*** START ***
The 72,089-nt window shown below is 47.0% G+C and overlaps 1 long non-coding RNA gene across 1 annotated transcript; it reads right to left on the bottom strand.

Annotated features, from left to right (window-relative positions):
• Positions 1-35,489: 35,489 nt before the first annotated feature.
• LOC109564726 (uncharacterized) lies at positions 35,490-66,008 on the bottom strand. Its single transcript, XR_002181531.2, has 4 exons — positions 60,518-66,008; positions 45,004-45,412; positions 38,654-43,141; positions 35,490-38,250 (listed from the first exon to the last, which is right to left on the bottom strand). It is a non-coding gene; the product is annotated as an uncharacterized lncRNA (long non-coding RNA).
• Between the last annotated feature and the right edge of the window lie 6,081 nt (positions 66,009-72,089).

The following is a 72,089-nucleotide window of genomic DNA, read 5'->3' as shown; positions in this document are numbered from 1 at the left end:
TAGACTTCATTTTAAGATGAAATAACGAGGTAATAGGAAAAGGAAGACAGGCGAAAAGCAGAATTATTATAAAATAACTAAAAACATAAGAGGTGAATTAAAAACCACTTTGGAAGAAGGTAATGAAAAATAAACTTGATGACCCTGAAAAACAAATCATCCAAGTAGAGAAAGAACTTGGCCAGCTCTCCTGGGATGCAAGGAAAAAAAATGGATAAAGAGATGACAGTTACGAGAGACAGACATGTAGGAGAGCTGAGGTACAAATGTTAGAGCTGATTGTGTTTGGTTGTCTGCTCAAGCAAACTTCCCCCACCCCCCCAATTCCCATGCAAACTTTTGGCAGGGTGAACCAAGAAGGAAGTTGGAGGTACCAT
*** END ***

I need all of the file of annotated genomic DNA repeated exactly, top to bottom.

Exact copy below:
The 72,089-nt window shown below is 47.0% G+C and overlaps 1 long non-coding RNA gene across 1 annotated transcript; it reads right to left on the bottom strand.

Annotated features, from left to right (window-relative positions):
• Positions 1-35,489: 35,489 nt before the first annotated feature.
• LOC109564726 (uncharacterized) lies at positions 35,490-66,008 on the bottom strand. Its single transcript, XR_002181531.2, has 4 exons — positions 60,518-66,008; positions 45,004-45,412; positions 38,654-43,141; positions 35,490-38,250 (listed from the first exon to the last, which is right to left on the bottom strand). It is a non-coding gene; the product is annotated as an uncharacterized lncRNA (long non-coding RNA).
• Between the last annotated feature and the right edge of the window lie 6,081 nt (positions 66,009-72,089).

The following is a 72,089-nucleotide window of genomic DNA, read 5'->3' as shown; positions in this document are numbered from 1 at the left end:
TAGACTTCATTTTAAGATGAAATAACGAGGTAATAGGAAAAGGAAGACAGGCGAAAAGCAGAATTATTATAAAATAACTAAAAACATAAGAGGTGAATTAAAAACCACTTTGGAAGAAGGTAATGAAAAATAAACTTGATGACCCTGAAAAACAAATCATCCAAGTAGAGAAAGAACTTGGCCAGCTCTCCTGGGATGCAAGGAAAAAAAATGGATAAAGAGATGACAGTTACGAGAGACAGACATGTAGGAGAGCTGAGGTACAAATGTTAGAGCTGATTGTGTTTGGTTGTCTGCTCAAGCAAACTTCCCCCACCCCCCCAATTCCCATGCAAACTTTTGGCAGGGTGAACCAAGAAGGAAGTTGGAGGTACCAT